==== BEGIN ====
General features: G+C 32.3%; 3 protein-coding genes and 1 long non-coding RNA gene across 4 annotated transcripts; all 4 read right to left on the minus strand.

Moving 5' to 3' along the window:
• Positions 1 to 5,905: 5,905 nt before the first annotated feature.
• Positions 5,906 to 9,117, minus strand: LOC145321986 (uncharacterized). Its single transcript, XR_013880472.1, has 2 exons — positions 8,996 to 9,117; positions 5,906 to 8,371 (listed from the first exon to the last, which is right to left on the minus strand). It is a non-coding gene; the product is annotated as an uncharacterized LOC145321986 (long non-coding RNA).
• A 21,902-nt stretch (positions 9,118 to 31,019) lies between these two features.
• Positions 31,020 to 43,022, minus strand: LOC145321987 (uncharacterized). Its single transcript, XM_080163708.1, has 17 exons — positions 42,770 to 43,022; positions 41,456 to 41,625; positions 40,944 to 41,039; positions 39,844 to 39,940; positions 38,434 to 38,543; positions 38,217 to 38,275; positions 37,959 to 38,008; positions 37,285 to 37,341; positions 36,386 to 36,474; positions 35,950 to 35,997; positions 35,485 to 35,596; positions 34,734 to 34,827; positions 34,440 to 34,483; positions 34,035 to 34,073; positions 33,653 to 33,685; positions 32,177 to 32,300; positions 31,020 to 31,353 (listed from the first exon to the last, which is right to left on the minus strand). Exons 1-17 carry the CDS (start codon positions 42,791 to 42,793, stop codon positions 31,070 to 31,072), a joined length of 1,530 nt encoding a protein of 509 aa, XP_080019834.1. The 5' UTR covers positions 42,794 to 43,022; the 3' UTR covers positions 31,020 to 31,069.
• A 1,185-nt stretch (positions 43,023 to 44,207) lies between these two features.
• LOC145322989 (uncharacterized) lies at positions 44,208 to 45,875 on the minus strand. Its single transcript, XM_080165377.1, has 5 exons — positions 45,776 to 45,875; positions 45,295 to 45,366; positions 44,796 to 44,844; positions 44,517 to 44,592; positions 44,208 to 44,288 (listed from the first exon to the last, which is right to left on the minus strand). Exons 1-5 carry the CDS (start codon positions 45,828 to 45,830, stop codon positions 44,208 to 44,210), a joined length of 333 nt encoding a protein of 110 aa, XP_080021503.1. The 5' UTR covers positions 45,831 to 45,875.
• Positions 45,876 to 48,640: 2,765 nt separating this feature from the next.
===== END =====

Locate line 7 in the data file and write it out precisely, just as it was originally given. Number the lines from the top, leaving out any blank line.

• A 1,185-nt stretch (positions 43,023 to 44,207) lies between these two features.